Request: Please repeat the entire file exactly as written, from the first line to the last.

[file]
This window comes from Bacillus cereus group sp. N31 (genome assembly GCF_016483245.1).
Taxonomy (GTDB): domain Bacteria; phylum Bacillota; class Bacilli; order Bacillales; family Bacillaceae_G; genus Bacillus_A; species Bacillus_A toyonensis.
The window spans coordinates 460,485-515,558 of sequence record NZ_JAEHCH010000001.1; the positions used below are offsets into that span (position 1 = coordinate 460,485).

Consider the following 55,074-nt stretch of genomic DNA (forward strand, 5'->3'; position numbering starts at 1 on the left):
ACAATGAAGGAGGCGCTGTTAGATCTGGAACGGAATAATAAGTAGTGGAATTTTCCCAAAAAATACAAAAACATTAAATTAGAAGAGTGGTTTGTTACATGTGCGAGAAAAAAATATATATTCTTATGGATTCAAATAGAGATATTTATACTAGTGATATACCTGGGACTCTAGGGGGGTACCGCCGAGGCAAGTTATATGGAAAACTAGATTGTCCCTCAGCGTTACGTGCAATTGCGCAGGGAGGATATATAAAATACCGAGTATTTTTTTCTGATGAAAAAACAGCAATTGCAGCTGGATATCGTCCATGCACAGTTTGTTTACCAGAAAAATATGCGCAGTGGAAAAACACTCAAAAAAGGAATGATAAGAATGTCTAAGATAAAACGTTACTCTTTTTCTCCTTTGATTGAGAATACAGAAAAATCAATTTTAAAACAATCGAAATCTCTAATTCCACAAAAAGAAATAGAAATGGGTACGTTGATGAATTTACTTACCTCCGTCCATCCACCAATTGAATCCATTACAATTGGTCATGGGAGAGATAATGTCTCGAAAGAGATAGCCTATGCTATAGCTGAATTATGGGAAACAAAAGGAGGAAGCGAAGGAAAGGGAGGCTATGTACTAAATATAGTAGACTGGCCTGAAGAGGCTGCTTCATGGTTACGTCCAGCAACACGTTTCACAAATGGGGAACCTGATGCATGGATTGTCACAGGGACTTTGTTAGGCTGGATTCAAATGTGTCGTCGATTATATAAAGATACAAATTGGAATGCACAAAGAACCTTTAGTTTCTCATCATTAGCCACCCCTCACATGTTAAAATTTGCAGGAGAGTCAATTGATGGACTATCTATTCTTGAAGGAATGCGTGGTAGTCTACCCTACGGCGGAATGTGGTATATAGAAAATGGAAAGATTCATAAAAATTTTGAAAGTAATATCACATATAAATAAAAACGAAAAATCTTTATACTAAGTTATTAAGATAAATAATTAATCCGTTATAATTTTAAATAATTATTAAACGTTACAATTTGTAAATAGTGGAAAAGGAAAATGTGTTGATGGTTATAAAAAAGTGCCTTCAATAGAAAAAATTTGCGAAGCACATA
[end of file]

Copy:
This window comes from Bacillus cereus group sp. N31 (genome assembly GCF_016483245.1).
Taxonomy (GTDB): domain Bacteria; phylum Bacillota; class Bacilli; order Bacillales; family Bacillaceae_G; genus Bacillus_A; species Bacillus_A toyonensis.
The window spans coordinates 460,485-515,558 of sequence record NZ_JAEHCH010000001.1; the positions used below are offsets into that span (position 1 = coordinate 460,485).

Consider the following 55,074-nt stretch of genomic DNA (forward strand, 5'->3'; position numbering starts at 1 on the left):
ACAATGAAGGAGGCGCTGTTAGATCTGGAACGGAATAATAAGTAGTGGAATTTTCCCAAAAAATACAAAAACATTAAATTAGAAGAGTGGTTTGTTACATGTGCGAGAAAAAAATATATATTCTTATGGATTCAAATAGAGATATTTATACTAGTGATATACCTGGGACTCTAGGGGGGTACCGCCGAGGCAAGTTATATGGAAAACTAGATTGTCCCTCAGCGTTACGTGCAATTGCGCAGGGAGGATATATAAAATACCGAGTATTTTTTTCTGATGAAAAAACAGCAATTGCAGCTGGATATCGTCCATGCACAGTTTGTTTACCAGAAAAATATGCGCAGTGGAAAAACACTCAAAAAAGGAATGATAAGAATGTCTAAGATAAAACGTTACTCTTTTTCTCCTTTGATTGAGAATACAGAAAAATCAATTTTAAAACAATCGAAATCTCTAATTCCACAAAAAGAAATAGAAATGGGTACGTTGATGAATTTACTTACCTCCGTCCATCCACCAATTGAATCCATTACAATTGGTCATGGGAGAGATAATGTCTCGAAAGAGATAGCCTATGCTATAGCTGAATTATGGGAAACAAAAGGAGGAAGCGAAGGAAAGGGAGGCTATGTACTAAATATAGTAGACTGGCCTGAAGAGGCTGCTTCATGGTTACGTCCAGCAACACGTTTCACAAATGGGGAACCTGATGCATGGATTGTCACAGGGACTTTGTTAGGCTGGATTCAAATGTGTCGTCGATTATATAAAGATACAAATTGGAATGCACAAAGAACCTTTAGTTTCTCATCATTAGCCACCCCTCACATGTTAAAATTTGCAGGAGAGTCAATTGATGGACTATCTATTCTTGAAGGAATGCGTGGTAGTCTACCCTACGGCGGAATGTGGTATATAGAAAATGGAAAGATTCATAAAAATTTTGAAAGTAATATCACATATAAATAAAAACGAAAAATCTTTATACTAAGTTATTAAGATAAATAATTAATCCGTTATAATTTTAAATAATTATTAAACGTTACAATTTGTAAATAGTGGAAAAGGAAAATGTGTTGATGGTTATAAAAAAGTGCCTTCAATAGAAAAAATTTGCGAAGCACATA